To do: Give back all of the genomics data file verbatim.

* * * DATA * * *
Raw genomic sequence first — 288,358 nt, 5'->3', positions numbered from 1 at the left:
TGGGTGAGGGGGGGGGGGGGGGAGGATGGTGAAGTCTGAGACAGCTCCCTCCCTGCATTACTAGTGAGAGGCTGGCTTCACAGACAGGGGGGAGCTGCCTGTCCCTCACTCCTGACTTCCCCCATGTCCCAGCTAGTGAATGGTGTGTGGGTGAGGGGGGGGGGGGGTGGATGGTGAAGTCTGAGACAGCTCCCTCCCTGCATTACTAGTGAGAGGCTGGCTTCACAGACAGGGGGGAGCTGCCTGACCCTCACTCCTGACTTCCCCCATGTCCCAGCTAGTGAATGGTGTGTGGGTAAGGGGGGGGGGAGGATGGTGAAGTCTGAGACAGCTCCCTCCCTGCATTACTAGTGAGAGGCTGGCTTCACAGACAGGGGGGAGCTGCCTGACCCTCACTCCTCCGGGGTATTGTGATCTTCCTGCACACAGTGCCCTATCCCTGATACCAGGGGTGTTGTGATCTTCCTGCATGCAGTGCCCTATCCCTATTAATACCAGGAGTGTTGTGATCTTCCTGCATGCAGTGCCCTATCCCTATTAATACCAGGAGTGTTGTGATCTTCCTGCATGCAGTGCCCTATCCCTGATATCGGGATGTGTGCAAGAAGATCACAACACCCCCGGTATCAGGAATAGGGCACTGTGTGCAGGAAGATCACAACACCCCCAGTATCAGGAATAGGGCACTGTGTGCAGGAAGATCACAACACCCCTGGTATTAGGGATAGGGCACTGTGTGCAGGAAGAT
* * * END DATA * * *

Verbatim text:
Raw genomic sequence first — 288,358 nt, 5'->3', positions numbered from 1 at the left:
TGGGTGAGGGGGGGGGGGGGGGAGGATGGTGAAGTCTGAGACAGCTCCCTCCCTGCATTACTAGTGAGAGGCTGGCTTCACAGACAGGGGGGAGCTGCCTGTCCCTCACTCCTGACTTCCCCCATGTCCCAGCTAGTGAATGGTGTGTGGGTGAGGGGGGGGGGGGGTGGATGGTGAAGTCTGAGACAGCTCCCTCCCTGCATTACTAGTGAGAGGCTGGCTTCACAGACAGGGGGGAGCTGCCTGACCCTCACTCCTGACTTCCCCCATGTCCCAGCTAGTGAATGGTGTGTGGGTAAGGGGGGGGGGAGGATGGTGAAGTCTGAGACAGCTCCCTCCCTGCATTACTAGTGAGAGGCTGGCTTCACAGACAGGGGGGAGCTGCCTGACCCTCACTCCTCCGGGGTATTGTGATCTTCCTGCACACAGTGCCCTATCCCTGATACCAGGGGTGTTGTGATCTTCCTGCATGCAGTGCCCTATCCCTATTAATACCAGGAGTGTTGTGATCTTCCTGCATGCAGTGCCCTATCCCTATTAATACCAGGAGTGTTGTGATCTTCCTGCATGCAGTGCCCTATCCCTGATATCGGGATGTGTGCAAGAAGATCACAACACCCCCGGTATCAGGAATAGGGCACTGTGTGCAGGAAGATCACAACACCCCCAGTATCAGGAATAGGGCACTGTGTGCAGGAAGATCACAACACCCCTGGTATTAGGGATAGGGCACTGTGTGCAGGAAGAT